Don’t be alarmed at the above address, but I am on a trip to Assyria. And various other parts. Fearfully interesting but what a strenuous journey. Nothing but change trains and packing and unpacking one’s kit. Sometimes one might thank you for an active service again. I have bought various things, two rather nice rugs, which I will try and send home, they can be used but not given away to Ben or others for there new houses etc. I shall have them in mine when I get one. Also some other small things, an Arab head dress which is rather curious, also two brass plates inlade with silver & copper, really beautiful work.
I go on to Beirut tomorrow for a day and then back to Ismailia. I met some friends from the 20th Deccan Horse tother day up here, just off down to Egypt to be demobilized, they all enquired tenderly after Dick. The scenery here in the train over the Lebanon Hills is marvellous, and I have taken umpteen photos so if they are any good I will send some along. Mountains covered with snow, while in the train it is so hot one can hardly breathe. All this show is worth seeing, and one does’nt always get such a chance.
I have heard no more about leave, they have treated the R.A.S.C badly it’s absolutely disgracefull. Some officers here came out here in 1915 and have been retained for the Army of Occupation. If you look at the map of Palestine you can see where I have been, by my rough sketch below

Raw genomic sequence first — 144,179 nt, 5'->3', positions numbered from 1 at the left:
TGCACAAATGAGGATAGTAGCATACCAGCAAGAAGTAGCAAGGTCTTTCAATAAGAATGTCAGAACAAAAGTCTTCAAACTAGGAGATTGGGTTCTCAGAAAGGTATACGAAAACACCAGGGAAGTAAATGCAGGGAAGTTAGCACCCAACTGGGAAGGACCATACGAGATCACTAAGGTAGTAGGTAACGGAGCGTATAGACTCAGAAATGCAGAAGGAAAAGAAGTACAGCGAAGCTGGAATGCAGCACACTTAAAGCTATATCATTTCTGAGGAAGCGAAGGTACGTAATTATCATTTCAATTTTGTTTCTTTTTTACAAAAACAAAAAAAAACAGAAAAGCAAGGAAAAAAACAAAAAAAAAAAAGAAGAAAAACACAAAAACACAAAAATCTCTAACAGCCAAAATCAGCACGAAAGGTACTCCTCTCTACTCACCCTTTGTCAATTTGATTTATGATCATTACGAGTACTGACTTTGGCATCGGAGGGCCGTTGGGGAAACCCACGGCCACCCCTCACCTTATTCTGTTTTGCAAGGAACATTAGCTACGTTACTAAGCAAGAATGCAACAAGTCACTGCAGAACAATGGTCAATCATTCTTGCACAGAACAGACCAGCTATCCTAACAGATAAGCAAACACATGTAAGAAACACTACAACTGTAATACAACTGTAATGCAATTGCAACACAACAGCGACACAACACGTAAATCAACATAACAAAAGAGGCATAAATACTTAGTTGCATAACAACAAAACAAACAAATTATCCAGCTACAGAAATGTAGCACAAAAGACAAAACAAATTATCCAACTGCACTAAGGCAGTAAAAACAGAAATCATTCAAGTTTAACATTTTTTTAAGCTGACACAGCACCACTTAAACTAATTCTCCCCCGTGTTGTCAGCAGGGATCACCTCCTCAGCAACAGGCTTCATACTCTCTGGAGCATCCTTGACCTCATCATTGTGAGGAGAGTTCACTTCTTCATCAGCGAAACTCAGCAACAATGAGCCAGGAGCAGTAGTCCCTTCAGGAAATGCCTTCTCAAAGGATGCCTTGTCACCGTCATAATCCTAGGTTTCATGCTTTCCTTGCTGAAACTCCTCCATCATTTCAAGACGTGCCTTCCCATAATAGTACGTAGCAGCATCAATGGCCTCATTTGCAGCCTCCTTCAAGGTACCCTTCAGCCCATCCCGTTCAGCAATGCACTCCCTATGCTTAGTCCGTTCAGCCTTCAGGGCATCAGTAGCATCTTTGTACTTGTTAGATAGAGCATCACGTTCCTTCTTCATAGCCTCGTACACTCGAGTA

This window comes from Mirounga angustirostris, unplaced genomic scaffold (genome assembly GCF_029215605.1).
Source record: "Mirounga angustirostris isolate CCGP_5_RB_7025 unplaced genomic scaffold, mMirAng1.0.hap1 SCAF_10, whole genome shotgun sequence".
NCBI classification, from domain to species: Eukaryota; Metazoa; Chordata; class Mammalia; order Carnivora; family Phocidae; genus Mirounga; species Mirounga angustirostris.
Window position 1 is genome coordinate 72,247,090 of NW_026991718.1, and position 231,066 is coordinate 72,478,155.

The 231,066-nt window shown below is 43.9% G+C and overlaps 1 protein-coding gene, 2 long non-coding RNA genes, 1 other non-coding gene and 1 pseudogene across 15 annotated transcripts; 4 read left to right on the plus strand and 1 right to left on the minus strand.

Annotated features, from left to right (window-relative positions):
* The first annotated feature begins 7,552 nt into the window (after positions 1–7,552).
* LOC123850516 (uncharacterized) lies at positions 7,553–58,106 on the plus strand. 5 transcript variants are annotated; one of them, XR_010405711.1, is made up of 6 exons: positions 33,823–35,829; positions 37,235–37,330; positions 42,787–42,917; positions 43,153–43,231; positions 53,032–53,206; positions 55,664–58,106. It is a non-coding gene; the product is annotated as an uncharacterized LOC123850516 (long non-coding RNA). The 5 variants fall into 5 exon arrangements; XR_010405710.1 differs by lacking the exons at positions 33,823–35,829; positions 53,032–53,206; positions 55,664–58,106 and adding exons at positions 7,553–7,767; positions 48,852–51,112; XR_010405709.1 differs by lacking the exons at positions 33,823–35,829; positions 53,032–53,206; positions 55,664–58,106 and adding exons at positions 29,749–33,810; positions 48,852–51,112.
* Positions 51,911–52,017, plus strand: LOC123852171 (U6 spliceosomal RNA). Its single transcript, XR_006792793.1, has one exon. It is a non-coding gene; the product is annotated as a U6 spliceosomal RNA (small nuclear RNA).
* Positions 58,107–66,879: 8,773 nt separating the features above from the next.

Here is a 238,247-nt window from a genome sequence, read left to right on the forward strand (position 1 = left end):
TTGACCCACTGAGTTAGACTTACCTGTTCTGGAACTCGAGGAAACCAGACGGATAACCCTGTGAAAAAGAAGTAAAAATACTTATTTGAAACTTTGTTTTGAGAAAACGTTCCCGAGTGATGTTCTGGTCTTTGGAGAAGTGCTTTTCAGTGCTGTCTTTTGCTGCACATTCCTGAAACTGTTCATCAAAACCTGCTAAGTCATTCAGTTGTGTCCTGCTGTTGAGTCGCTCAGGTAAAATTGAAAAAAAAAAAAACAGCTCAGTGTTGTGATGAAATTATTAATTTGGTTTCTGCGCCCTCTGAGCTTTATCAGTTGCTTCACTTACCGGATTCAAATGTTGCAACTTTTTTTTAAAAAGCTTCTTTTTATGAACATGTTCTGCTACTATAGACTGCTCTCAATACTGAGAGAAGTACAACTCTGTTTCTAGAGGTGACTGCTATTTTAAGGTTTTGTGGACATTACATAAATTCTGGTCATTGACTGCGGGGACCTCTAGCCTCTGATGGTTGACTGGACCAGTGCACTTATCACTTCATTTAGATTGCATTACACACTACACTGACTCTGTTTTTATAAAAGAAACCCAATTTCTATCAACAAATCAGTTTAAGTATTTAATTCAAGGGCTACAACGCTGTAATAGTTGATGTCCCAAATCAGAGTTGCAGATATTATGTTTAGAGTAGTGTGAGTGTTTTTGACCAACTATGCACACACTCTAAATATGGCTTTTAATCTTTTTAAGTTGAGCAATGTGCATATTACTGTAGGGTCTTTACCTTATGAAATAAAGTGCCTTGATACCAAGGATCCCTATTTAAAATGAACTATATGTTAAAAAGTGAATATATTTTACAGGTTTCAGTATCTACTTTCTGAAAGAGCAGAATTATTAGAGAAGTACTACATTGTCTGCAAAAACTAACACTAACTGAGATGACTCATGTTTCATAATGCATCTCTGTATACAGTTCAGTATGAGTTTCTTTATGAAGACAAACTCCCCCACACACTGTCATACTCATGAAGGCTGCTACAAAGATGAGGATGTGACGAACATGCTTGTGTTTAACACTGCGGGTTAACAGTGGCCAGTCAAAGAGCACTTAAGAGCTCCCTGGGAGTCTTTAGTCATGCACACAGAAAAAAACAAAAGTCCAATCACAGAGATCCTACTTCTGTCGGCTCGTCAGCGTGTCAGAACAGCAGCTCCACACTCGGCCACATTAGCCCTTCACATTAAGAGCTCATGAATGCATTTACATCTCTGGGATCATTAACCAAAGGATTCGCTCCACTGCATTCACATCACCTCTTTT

I have only marked the important stops, I will send a better sketch later on.
No more news, best love to all
Ever your loving son
And that’s the last letter we have from Topher.
He was made a Captain before he was demobbed. He moved to Kenya after the First World War and in the 1920s and ’30s the Kenya Gazette lists him as a “Settler P.O. Mukuyu”. At one point he and Paul registered the patent for an oil lamp with a rubberised base which was supposed to prevent it tipping over. At another time he bred “barkless dogs” for people in towns, presumably the African Basenji. This venture fell through with the news that “one of Topher’s barkless dogs has barked”. In 1952 Topher married Elizabeth Metcalfe Llewelyn. He remained in Kenya during the Mau Mau uprisings between 1952 and 1959 and after Independence in 1963. The Kenya Gazette records his home as being in Timau at the time of his death in in Mombassa in 1964 when he was 71.
In the letters, Topher is an elusive and sometimes pitiful figure, lacking the agency, charisma and good luck of his elder brothers. He’s even harder to see once he’s gone to Kenya. To my regret, I did not realise that Rosamund’s youngest son, Peter had stayed with Topher in Africa after the Second World War and I did not take the time to ask him about his impressions of Topher. I feel sorry for young Topher in France, but I wonder if I would have found adult Topher in Kenya rather a difficult man.